Always soft, Always strong continues Dr Karike Ashworth’s exploration of the Feminine Bravery Construct through her performative persona, Brave Girl. Brave Girl is inspired by cosplay and comic strip characters and is clad in mock super-hero battle costume. When Brave Girl performs, she does so as an exaggerated embodiment of what it means to be an empowered brave woman in the neoliberal context.
The conceptual starting point for the exhibition was the artist’s research into the celebrity subject, Rose McGowan, which has taken particular expression in Brave Girl Accusers. Rose McGowan was instrumental in exposing Harvey Weinstein as a sexual predator of the worst kind. McGowan’s revelations that she was raped by Weinstein in 1997 were first published in The New Yorker in late 2017. Following this, she published her autobiography titled Brave in early 2018 where she goes into detail about the rape. To better understand the expectations of feminine bravery in the contemporary context, Dr Ashworth’s research into McGowan explores how, in her public interview appearances between January 2018 and March 2019, McGowan is expected to live up to—and defend—her self-described brave label. The interviews reveal the public’s obsession with the visibility of the ideal, brave, postfeminist woman; and vis-à-vis their objection to (and fear of) her other. McGowan’s eventual, obligatory public containment has been an attempt to control—even extinguish—her revolutionary potency. Brave Girl Accusers is a parody of an amalgamation of these interviews.
The toilet paper quilt-tapestry takes the title of the show, Always soft, Always strong. It was hand-sewn by the artist through 2020-21; during the peak of the COVID pandemic in Australia. Sewn from a single roll of Sorbent toilet paper, its materiality reminds us how important toilet paper has been to us during this time. The fragility of the toilet paper suggests that the artist was contemplating precarity in making the work—precarious bodies, connections, and the way these are valued/undervalued by society. She was also thinking about Rose McGowan’s journey and the precarity—or perhaps more accurately the non-precarity—of social constructs like feminine bravery. In the 11 months it took to make the quilt-tapestry, the artist experienced what she describes as ‘a conditioning’. “As I progressed with the sewing, it felt like it was getting easier to sew. The material felt more robust; not so fragile. This led to an expectation of its robustness, and there were consequences for this”. As the artist learnt to handle the fragile toilet paper sheets, she got better at doing so, and interpreted this as the object(s) being less fragile; more robust. However, the material was, is and remains equally as fragile as it was when she started working with it. The artist experienced it as more robust through her conditioning. We can think about the feminine bravery construct in this way. We are conditioned to believe that the version of feminine bravery that is expected by, and continuously on display in, the mainstream—one that always soft, always strong*—is the only version of bravery that is acceptable. Why is that? Who benefits from this?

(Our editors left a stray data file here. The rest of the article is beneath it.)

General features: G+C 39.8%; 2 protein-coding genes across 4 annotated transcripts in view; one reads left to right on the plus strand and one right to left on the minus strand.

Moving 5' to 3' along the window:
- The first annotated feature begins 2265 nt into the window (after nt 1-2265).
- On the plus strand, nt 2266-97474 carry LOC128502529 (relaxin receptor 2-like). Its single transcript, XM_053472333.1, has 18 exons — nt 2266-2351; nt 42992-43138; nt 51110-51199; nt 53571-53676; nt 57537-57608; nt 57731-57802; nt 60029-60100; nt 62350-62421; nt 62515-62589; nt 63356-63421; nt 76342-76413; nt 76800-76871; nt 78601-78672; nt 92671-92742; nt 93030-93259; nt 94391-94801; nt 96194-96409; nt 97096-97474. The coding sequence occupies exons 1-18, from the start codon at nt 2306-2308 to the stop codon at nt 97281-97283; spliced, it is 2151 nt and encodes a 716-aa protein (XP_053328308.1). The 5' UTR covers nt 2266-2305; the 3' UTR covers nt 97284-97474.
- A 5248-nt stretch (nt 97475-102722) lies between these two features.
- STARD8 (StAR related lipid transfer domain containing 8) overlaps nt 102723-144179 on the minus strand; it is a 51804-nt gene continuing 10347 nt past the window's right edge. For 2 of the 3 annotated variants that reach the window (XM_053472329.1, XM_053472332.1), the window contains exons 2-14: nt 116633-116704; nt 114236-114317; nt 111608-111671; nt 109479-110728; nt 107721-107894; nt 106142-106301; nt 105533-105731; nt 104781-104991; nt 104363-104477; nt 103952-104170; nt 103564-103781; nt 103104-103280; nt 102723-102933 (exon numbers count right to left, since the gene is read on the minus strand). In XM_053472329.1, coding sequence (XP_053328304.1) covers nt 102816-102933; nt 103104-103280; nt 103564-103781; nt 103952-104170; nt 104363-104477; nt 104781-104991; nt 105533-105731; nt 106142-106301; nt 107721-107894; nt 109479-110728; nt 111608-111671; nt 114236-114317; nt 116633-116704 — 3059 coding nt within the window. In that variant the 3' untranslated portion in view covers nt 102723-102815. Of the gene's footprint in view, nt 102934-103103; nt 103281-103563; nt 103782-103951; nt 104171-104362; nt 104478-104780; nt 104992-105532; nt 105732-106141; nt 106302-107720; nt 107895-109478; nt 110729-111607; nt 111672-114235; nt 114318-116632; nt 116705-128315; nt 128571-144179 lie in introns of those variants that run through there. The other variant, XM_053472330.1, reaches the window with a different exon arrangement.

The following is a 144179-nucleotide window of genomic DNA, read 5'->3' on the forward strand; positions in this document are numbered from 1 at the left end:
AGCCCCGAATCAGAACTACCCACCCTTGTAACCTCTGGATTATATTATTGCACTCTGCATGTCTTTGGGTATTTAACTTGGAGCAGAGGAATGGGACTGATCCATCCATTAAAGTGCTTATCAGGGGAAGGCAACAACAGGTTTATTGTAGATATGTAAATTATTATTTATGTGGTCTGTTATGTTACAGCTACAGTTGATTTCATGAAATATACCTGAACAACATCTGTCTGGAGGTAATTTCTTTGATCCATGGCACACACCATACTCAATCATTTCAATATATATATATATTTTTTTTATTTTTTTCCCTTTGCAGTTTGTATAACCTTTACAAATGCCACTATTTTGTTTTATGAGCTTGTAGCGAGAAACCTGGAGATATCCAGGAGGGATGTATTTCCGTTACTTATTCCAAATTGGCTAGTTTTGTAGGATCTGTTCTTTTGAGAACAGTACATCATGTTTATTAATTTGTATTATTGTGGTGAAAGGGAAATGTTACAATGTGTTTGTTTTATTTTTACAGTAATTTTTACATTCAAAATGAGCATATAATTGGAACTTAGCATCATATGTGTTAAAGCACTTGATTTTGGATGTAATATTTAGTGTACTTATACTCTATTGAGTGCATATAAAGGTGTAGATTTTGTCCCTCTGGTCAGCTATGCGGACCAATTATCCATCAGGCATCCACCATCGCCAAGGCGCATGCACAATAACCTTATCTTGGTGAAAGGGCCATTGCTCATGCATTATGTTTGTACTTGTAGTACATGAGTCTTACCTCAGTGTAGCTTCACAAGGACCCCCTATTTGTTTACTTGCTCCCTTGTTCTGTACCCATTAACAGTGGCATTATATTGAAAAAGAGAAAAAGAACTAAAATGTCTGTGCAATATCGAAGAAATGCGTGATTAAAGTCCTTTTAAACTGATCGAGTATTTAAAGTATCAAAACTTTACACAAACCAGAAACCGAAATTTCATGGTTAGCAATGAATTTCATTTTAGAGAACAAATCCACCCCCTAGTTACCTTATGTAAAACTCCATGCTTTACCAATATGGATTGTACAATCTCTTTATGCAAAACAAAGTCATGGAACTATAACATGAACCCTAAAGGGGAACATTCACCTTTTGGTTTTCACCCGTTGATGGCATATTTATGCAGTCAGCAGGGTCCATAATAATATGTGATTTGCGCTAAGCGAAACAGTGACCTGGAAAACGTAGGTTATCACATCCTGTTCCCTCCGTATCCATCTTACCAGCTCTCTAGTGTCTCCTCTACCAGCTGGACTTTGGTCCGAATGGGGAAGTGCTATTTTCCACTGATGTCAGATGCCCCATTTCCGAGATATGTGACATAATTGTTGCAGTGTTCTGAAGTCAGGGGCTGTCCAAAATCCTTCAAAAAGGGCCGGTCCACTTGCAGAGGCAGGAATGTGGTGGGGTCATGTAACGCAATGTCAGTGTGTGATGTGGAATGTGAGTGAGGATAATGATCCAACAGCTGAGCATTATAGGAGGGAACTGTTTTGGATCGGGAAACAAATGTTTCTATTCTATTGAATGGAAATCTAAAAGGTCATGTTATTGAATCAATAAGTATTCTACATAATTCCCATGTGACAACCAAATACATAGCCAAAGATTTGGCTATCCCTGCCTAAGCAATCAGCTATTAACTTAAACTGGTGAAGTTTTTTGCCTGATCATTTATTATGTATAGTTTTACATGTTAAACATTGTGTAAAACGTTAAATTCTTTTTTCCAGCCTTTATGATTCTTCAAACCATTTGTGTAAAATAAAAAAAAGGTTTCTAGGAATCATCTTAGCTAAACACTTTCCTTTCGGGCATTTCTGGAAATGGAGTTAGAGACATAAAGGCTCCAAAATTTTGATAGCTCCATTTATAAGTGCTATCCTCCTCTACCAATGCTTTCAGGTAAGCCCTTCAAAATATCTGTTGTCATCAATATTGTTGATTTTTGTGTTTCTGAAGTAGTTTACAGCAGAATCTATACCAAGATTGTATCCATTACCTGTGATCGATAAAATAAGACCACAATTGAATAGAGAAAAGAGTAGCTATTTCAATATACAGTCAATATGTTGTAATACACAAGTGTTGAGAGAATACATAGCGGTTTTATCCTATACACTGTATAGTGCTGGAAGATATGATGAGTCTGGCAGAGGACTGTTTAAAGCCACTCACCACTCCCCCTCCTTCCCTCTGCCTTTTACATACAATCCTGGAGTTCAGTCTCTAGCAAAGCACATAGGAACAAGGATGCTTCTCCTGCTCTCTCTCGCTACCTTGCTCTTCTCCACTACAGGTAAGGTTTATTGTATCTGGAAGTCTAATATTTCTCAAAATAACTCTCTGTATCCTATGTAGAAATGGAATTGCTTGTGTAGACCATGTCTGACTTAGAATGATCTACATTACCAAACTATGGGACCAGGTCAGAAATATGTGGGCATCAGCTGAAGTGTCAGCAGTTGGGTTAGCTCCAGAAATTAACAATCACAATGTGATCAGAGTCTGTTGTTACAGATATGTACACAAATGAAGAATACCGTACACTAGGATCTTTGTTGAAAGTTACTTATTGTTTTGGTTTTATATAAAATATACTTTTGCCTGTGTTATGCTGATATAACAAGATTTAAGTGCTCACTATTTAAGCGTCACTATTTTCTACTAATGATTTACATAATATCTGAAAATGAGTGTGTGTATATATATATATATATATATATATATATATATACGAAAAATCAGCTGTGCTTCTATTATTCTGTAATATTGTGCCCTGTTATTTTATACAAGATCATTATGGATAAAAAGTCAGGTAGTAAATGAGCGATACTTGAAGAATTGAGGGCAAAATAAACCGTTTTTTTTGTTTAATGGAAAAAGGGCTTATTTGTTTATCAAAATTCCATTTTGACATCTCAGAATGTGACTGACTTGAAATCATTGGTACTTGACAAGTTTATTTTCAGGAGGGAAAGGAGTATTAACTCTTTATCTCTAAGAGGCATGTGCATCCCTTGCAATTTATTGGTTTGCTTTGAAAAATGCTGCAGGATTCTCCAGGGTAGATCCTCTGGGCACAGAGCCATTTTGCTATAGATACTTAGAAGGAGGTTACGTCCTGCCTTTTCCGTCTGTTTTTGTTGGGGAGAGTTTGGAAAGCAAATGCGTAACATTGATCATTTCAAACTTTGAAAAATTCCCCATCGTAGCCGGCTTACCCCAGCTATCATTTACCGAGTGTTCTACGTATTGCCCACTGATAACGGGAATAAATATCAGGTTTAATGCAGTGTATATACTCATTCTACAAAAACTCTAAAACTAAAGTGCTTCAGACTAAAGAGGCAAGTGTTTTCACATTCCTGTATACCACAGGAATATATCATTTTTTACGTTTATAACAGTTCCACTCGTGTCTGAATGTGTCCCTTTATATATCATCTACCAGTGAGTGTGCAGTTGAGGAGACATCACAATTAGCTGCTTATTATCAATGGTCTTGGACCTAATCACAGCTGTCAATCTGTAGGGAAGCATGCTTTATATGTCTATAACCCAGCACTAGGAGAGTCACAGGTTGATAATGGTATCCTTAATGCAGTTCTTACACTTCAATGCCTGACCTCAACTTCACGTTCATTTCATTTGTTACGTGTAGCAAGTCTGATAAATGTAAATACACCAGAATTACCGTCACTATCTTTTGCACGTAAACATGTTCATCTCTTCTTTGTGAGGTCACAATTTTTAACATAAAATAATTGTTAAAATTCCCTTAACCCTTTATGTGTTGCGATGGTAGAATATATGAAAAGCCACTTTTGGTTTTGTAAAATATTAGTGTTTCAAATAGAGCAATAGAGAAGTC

* It is worth noting that the toilet tissue is white. This is important because it is often the case that the braveries that are most easily commodified and branded are those that become most visible. This means that most of the time, the braveries that are most visible are those which are white, middle-class, cis-gendered, heteronormative, and associated with a trajectory of capitalist “success”.
Thank you to the Queensland State Archives for providing the opportunity and resources to make Brave Girl Accusers.
Photos: Andrea Higgins.